3 Moves Toward Better Teaching Tone and Voice

If I was lucky enough to see you at our #NCTE17 session this year, you know that tone and voice are both something that have been on my mind as a teacher a lot lately. I think most of us can agree that the standard of “maintaining a formal style and objective tone” falls a little short on this nuanced topic. Our voice is in many ways how we convey who we are in our writing, and our tone is immeasurably influenced by it, so it seems to do a disservice to our writers to always expect “formal” and “objective” if we want our students’ writing to be meaningful and effective. In order to dive into a deeper exploration of these concepts, I’ve made three major teaching moves that have helped tremendously:

1. Right a wrong: Move the tone lessons up front where they belong

Okay, so maybe this isn’t a mistake you’ve been making, but it sure has been for me. For the past I-don’t-know-how-many years, I’ve been teaching tone and voice by tacking a lesson on to the end of the writing process – in the revision stages. Once students’ pieces were all but finished, we’d do some quick checks to make sure the tone was appropriate for the audience. Every once in a while, we might catch a phrase or two that seemed a little off, but otherwise, the lesson almost always fell flat as a waste of time.

And then I had one of those lightbulb moments. Our tone is something that we develop before the words ever leave our mouths – not something that we revise once the words are already out there. It’s shaped by our attitude toward our subject and our audience, and in this way, it’s inextricable from our writing purpose. If our voice in writing is made up of a combination of our personality, our experiences, and our culture, we must let it inform our tone as we approach a subject. Continue reading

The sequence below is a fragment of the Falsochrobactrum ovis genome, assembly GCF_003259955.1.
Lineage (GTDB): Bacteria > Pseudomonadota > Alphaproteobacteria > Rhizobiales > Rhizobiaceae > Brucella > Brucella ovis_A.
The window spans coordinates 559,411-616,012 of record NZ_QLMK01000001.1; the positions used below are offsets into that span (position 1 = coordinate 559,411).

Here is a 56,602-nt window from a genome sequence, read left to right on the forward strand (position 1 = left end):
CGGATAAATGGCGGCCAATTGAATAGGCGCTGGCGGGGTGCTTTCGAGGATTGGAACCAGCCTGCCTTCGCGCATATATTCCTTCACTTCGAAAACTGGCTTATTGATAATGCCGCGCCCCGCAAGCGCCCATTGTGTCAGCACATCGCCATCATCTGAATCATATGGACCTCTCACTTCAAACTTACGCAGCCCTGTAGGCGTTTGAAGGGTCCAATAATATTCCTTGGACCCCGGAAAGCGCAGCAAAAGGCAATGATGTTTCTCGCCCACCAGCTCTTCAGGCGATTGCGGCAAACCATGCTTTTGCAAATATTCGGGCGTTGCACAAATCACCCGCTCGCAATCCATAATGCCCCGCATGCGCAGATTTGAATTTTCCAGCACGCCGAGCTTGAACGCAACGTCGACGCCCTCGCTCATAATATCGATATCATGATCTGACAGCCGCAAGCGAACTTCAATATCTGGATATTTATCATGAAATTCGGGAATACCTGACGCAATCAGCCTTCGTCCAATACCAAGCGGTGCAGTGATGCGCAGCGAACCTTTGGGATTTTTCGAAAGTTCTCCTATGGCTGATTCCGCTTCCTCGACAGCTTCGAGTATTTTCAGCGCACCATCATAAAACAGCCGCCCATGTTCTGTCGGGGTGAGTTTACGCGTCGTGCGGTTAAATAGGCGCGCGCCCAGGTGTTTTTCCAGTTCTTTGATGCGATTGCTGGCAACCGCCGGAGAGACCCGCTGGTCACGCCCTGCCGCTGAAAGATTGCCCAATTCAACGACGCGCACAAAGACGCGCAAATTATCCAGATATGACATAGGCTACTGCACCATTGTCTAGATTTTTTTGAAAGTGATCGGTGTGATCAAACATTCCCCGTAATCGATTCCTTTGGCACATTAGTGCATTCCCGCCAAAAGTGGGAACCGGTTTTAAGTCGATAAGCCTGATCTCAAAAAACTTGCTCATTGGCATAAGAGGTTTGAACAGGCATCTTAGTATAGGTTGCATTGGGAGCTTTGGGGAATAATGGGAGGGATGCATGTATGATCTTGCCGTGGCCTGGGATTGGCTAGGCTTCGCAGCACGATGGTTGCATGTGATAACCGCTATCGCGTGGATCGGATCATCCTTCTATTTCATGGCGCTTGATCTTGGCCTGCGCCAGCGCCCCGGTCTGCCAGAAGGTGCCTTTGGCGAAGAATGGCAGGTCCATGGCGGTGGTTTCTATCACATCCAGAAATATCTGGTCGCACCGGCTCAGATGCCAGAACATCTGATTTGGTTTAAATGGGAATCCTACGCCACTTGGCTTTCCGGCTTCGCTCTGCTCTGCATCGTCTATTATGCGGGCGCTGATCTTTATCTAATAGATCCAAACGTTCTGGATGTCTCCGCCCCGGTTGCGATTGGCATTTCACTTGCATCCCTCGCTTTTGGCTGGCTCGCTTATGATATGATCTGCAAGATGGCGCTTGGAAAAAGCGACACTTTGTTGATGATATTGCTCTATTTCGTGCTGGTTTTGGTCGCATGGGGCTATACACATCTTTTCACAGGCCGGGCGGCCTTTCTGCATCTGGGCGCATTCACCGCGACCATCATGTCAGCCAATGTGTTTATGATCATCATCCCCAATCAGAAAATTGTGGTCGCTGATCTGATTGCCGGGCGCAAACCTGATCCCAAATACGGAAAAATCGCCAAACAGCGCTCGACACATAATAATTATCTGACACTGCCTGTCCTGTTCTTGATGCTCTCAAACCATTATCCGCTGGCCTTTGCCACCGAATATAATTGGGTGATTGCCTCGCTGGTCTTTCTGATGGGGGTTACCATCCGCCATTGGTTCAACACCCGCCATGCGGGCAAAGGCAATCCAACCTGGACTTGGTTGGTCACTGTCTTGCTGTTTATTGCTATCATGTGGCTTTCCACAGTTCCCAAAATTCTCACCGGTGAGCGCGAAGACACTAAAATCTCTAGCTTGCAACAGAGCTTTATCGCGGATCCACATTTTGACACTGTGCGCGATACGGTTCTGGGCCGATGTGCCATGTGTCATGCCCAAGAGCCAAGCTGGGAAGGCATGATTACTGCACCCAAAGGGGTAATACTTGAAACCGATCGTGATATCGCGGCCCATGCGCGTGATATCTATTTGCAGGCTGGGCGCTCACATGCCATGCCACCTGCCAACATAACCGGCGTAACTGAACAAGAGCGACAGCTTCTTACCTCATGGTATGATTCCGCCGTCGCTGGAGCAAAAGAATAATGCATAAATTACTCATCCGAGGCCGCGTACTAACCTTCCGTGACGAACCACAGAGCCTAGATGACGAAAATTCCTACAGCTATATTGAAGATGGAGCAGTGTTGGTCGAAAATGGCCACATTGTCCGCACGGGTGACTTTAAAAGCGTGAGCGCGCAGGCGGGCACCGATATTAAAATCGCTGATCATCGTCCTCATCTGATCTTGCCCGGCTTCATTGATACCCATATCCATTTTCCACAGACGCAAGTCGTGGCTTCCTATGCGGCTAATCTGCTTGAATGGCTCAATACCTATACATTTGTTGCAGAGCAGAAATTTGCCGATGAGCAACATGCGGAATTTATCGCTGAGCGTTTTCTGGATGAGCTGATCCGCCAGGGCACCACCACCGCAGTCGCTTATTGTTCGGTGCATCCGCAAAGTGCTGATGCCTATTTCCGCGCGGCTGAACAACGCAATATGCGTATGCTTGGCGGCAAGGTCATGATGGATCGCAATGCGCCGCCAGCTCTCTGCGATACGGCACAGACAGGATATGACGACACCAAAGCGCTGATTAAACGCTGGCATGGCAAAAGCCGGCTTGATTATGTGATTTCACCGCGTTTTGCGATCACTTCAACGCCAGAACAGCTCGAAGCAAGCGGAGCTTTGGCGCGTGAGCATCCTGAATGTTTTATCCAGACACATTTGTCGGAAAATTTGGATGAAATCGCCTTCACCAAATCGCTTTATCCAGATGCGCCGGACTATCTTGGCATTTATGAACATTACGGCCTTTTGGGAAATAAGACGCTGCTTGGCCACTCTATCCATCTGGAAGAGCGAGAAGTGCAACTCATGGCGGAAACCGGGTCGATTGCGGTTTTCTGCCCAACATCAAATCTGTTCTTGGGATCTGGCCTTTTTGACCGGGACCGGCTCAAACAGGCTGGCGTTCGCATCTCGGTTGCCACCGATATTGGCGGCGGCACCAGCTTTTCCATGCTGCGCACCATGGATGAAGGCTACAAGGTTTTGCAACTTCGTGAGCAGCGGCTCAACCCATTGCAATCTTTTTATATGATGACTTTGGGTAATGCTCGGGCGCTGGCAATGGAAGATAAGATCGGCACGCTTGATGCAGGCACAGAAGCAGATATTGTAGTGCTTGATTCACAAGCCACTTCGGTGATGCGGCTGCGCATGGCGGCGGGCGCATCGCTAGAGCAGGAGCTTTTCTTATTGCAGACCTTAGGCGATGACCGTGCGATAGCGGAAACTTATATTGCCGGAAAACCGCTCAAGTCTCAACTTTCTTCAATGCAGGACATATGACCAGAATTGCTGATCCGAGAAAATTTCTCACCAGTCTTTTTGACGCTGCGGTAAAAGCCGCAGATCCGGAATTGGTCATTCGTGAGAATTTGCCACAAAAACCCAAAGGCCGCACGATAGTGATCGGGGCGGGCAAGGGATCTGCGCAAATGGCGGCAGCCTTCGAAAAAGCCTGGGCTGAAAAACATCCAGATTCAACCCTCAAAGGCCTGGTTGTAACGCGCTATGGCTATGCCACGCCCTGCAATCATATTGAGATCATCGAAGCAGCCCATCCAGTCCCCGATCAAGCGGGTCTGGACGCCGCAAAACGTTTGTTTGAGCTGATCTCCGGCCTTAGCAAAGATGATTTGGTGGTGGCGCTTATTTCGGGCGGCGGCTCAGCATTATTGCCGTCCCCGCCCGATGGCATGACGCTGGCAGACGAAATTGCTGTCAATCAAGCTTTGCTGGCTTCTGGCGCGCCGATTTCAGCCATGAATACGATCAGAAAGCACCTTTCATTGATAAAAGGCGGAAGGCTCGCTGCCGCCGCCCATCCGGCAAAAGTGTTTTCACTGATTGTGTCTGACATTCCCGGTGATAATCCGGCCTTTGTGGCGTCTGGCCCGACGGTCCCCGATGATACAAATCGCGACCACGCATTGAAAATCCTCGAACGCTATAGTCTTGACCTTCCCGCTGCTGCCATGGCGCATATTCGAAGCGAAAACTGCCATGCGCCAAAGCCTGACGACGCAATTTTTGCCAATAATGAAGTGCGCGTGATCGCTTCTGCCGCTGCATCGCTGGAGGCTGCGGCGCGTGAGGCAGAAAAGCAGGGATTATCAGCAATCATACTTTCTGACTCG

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Mentor Text Wednesday: Rewriting the Word Wall

Today’s guest post comes from Amy Heusterberg-Richards, a tenth-year ELA teacher at Bay Port High School in the Howard-Suamico School District, located just north of Green Bay, Wisconsin. Amy currently teaches Writing 10 and IB English Literature HL Year Two. Connect with her on Twitter at @LAwithMrsHR.

Mentor Texts:

Writing Techniques:

  • Reflecting on elements of craft
  • Creating voice

Background:

My fifth-grade Social Studies teacher had a head of hair that rivaled those of Michael Bolton and Kenny G (musical studs of the time), making him the subject of more than one conversation between my classmates’ mothers. He had an acoustic guitar on which he played historical ballads and an impressive collection of obnoxious ties. An apparent pioneer in flexible seating, he had a reading loft and colorful bean bag chairs, over both of which we students often fought. All these glorious items aside, though, the possessions I most remember from Mr. Weitzel’s school domain were his classroom walls, spaces filled with explorers’ names, vocabulary terms, and worldly locations.

At the beginning of the school year, the walls were unimpressive, white blocks spattered with grey smudges and sticky, tape residue. Come June, however, they transformed into an exhibition of all the learning we students had accomplished. I remember sitting at my desk those last days and feeling a proud satisfaction of all the terms I had acquired, all the people and places I could now discuss.  Mr. Weitzel, as primary school teachers perhaps best understand, knew the impact these Word Walls had on the development of his students. He used his walls to physicalize terms, to track concepts, and to serve as reference documents. He skipped posters to motivate and instead posted words to guide.